Iranian protests not for bread alone


The Islamic Republic of Iran, starting December 28, 2017, witnessed massive, anti-government protests over growing economic economies woes during the end of 2017. Iranians believe these protests are a bigger call for democracy in the country.

Bangalore, January 23, 2018: Iran welcomed the new year with rare, anti-government protests that took place across the country over growing economic woes and public discontent in the country.

Iranians attribute the increasing inequality in wealth and employment opportunities to be the primary reason for their protests. They also believe that these protests represented the aspirations of a democratic Iran.

A resident of Shiraz who did not wish to be named for security reasons, said, “We have had enough of this government. All we are asking is for more freedom. Our cost of living is far more than what we earn. All we want is a simple and affordable life without any hassle. We do not want to live under a dictatorship, anymore.”

Most of the protesters who took to the streets were men and women belonging to the working class in Iran. Lack of employment opportunities even for the educated in this country has irked them. “The country has a very good education system. Most of our universities are private. So, this keeps the younger generation motivated and busy. But the problem is when they graduate, they have no jobs. The unemployment rate is really high. Even if someone manages to find a job, it does not pay them well. Also, you will barely find people working in their field of study or expertise. Some people try their luck and start off a business which, again, needs a lot of capital investment. So you see two distinct categories of people in Iran. People are either very rich or very poor,” she added.

Iranians also believe that Iran no longer has the political status or power in the region and the world nor the financial status because of the policies of the current regime.

It all began when some protesters took to the streets against President Rouhani in Mashhad. The protests and demonstrations soon spread out to other towns and cities of the country. A resident of Bandar Anzali said, “This time ordinary citizens of the country came out to protest. To those of us old enough to have seen the uprising in 1978 and the revolution in 1979, this is a familiar sight. Back in 2009, the protests were restricted to Tehran and other major cities. This time, there were masses in every corner of the country. The protests were clearly different than the usual.”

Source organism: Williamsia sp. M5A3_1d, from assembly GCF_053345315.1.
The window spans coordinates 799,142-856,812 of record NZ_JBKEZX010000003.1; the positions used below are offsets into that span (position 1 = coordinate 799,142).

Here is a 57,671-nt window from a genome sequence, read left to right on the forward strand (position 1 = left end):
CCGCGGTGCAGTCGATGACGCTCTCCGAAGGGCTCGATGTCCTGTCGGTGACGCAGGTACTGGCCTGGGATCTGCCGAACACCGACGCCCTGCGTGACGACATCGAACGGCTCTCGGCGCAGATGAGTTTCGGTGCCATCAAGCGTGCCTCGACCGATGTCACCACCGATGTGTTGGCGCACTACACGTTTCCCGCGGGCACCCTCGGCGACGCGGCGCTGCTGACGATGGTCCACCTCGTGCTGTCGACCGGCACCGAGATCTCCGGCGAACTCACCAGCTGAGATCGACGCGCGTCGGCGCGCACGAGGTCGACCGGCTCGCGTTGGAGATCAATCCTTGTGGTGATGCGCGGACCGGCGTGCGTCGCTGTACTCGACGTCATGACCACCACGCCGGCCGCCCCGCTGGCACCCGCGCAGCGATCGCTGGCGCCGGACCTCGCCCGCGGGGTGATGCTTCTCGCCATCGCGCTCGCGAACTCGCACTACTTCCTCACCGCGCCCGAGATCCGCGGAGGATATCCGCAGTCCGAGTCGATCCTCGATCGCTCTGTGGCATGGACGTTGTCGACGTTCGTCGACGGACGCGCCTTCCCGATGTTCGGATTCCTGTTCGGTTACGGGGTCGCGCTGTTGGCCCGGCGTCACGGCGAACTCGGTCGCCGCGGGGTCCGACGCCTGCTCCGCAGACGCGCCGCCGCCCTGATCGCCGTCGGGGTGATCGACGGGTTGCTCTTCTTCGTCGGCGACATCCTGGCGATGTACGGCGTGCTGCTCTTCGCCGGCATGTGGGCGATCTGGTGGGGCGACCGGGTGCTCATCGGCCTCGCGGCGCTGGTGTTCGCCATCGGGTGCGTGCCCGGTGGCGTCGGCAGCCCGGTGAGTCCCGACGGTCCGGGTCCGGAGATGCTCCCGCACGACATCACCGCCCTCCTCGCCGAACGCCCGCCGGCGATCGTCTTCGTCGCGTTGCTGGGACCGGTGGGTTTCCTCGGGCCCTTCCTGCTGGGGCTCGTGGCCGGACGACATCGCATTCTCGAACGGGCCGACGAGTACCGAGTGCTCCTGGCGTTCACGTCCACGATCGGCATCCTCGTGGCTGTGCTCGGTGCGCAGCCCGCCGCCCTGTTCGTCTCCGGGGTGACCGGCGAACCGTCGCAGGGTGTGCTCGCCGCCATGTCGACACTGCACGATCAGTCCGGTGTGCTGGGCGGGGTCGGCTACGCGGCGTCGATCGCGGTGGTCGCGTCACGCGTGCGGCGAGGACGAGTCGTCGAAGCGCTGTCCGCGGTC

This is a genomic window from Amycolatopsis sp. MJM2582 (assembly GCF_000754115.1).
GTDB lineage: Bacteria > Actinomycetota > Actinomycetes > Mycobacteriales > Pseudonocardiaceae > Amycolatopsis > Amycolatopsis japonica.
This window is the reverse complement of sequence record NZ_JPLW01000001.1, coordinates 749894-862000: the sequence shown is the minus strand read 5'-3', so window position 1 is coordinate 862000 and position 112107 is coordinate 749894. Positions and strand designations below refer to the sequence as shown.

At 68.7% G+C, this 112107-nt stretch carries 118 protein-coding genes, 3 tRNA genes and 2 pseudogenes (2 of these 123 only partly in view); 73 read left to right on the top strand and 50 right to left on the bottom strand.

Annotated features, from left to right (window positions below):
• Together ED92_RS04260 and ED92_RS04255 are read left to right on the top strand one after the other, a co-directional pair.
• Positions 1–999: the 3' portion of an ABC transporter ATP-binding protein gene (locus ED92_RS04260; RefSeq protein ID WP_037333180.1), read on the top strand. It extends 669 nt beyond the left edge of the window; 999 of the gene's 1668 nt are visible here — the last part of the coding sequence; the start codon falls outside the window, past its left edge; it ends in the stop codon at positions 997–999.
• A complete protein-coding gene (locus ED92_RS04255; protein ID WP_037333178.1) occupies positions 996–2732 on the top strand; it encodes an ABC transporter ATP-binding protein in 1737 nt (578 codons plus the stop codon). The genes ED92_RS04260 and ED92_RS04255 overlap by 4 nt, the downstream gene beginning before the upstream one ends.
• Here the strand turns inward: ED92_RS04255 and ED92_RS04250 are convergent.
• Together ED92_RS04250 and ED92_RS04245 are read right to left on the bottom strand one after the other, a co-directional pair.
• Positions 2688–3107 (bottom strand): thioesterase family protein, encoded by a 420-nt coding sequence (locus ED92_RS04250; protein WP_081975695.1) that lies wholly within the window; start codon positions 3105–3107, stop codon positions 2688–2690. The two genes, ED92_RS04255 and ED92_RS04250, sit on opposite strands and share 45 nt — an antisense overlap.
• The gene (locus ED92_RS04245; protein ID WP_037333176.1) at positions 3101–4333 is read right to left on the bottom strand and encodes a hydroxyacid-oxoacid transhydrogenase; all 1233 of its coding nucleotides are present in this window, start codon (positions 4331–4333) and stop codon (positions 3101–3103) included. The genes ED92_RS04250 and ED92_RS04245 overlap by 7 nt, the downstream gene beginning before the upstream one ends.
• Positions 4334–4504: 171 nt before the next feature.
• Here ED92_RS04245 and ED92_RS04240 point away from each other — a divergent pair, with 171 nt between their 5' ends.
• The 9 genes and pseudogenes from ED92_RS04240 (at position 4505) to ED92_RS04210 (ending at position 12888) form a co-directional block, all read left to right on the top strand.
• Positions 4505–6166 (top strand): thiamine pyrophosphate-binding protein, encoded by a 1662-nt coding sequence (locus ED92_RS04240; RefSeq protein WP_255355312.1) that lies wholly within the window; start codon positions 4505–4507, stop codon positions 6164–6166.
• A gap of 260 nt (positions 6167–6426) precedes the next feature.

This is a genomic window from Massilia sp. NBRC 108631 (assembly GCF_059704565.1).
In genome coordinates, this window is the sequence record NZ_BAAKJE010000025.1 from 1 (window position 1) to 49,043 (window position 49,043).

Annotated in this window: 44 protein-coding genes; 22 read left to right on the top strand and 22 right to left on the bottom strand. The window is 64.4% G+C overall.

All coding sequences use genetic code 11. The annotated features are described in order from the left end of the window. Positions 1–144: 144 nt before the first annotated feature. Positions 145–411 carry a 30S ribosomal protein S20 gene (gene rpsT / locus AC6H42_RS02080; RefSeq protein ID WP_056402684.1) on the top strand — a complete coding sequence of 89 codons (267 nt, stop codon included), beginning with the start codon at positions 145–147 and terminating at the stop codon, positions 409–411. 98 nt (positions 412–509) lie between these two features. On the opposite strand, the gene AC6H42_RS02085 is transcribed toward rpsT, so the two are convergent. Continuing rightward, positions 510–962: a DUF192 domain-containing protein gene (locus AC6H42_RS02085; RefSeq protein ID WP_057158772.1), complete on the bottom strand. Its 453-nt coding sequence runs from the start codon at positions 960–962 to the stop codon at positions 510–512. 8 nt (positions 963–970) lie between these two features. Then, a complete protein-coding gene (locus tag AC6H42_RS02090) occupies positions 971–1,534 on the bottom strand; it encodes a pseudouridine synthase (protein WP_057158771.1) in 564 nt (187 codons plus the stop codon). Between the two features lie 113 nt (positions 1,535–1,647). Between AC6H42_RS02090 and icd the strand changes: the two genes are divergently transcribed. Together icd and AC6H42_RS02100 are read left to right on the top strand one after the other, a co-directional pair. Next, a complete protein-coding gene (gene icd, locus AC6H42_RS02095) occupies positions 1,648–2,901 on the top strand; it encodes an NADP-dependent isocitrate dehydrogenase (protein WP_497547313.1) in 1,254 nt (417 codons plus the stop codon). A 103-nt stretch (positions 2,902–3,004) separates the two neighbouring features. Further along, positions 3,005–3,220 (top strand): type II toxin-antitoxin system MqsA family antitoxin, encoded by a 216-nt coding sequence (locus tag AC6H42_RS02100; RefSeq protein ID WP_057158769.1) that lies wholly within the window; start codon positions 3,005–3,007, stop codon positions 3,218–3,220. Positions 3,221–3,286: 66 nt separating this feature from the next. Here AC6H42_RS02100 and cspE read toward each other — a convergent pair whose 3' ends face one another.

These protests are also seen as voices of dissent against the Islamic republic and a call for democracy in Iran. “The Iranian regime is far from the people of this country. Especially in the recent years, corruption has spiked to billions and billions of dollars and no one has been brought to justice. People are furious, running around, trying to make ends meet in this economy, worsened by the terrible sanctions. Then what we all get to see isindividuals robbing the country and getting away with it,” the resident from Bandar Anzali added.

The Iranian government issued statements blaming the United States, the CIA, Israel, Mossad and Saudi Arabia for instigating these protests. Some of the hash tags trending on Twitter during the protests were Regime Change, Free Iran 2018, Make Iran Great Again.. Opportunities for jobs, to work after graduation and to settle in their home country are the only demands young Iranians keep in front of their government. “Currently, we finish studying and when we enter the society we are hanging in the air with no certainty about our future because there are no jobs,” said a young doctor from Mashhad.

Iranians expect a lot more from the government and still hope for better days in their country. “The government has not done enough, honestly. Things might change but it will take time. We want the government to listen to us. To provide some comfort for the people of this country. To get rid of all those people who are not working for the people and are, in fact, stealing from the people. Iran is a very rich country. But looking at the way people are living, it shows otherwise. Also, we are tired of hearing lies. We had a revolution, some 37 years back, for a better life. But we are still waiting.”

Residents also believe that the number of people protesting will increase in the future if the government does not mend its ways. A resident of Bandar Azali said, “Many like me believe that this time the flares may have been put out but the fire is still burning and it only takes a little spark to light it up again.”


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